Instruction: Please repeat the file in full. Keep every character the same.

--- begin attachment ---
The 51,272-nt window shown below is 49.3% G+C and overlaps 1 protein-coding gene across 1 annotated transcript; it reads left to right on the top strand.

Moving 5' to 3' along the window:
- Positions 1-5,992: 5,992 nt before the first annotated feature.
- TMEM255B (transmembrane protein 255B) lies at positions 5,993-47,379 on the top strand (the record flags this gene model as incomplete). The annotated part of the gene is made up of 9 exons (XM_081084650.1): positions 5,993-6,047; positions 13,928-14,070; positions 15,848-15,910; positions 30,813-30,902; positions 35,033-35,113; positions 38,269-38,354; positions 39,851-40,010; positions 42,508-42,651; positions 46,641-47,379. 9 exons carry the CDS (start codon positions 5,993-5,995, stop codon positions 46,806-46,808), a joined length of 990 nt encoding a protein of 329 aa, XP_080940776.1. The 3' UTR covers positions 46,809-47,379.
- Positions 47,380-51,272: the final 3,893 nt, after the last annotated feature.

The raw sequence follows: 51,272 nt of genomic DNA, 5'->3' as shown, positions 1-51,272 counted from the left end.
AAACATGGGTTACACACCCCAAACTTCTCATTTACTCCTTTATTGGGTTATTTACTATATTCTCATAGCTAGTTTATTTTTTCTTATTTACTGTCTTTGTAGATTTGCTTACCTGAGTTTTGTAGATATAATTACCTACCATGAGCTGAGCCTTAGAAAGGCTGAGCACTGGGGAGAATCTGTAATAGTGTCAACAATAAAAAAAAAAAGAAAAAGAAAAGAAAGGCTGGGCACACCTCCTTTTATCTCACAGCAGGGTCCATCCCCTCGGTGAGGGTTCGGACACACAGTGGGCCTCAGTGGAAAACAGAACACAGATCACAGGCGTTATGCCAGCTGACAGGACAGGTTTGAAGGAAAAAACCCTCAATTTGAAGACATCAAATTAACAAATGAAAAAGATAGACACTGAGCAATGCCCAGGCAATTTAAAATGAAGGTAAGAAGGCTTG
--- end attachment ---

The 51,272-nt window shown below is 49.3% G+C and overlaps 1 protein-coding gene across 1 annotated transcript; it reads left to right on the top strand.

Moving 5' to 3' along the window:
- Positions 1-5,992: 5,992 nt before the first annotated feature.
- TMEM255B (transmembrane protein 255B) lies at positions 5,993-47,379 on the top strand (the record flags this gene model as incomplete). The annotated part of the gene is made up of 9 exons (XM_081084650.1): positions 5,993-6,047; positions 13,928-14,070; positions 15,848-15,910; positions 30,813-30,902; positions 35,033-35,113; positions 38,269-38,354; positions 39,851-40,010; positions 42,508-42,651; positions 46,641-47,379. 9 exons carry the CDS (start codon positions 5,993-5,995, stop codon positions 46,806-46,808), a joined length of 990 nt encoding a protein of 329 aa, XP_080940776.1. The 3' UTR covers positions 46,809-47,379.
- Positions 47,380-51,272: the final 3,893 nt, after the last annotated feature.

The raw sequence follows: 51,272 nt of genomic DNA, 5'->3' as shown, positions 1-51,272 counted from the left end.
AAACATGGGTTACACACCCCAAACTTCTCATTTACTCCTTTATTGGGTTATTTACTATATTCTCATAGCTAGTTTATTTTTTCTTATTTACTGTCTTTGTAGATTTGCTTACCTGAGTTTTGTAGATATAATTACCTACCATGAGCTGAGCCTTAGAAAGGCTGAGCACTGGGGAGAATCTGTAATAGTGTCAACAATAAAAAAAAAAAGAAAAAGAAAAGAAAGGCTGGGCACACCTCCTTTTATCTCACAGCAGGGTCCATCCCCTCGGTGAGGGTTCGGACACACAGTGGGCCTCAGTGGAAAACAGAACACAGATCACAGGCGTTATGCCAGCTGACAGGACAGGTTTGAAGGAAAAAACCCTCAATTTGAAGACATCAAATTAACAAATGAAAAAGATAGACACTGAGCAATGCCCAGGCAATTTAAAATGAAGGTAAGAAGGCTTG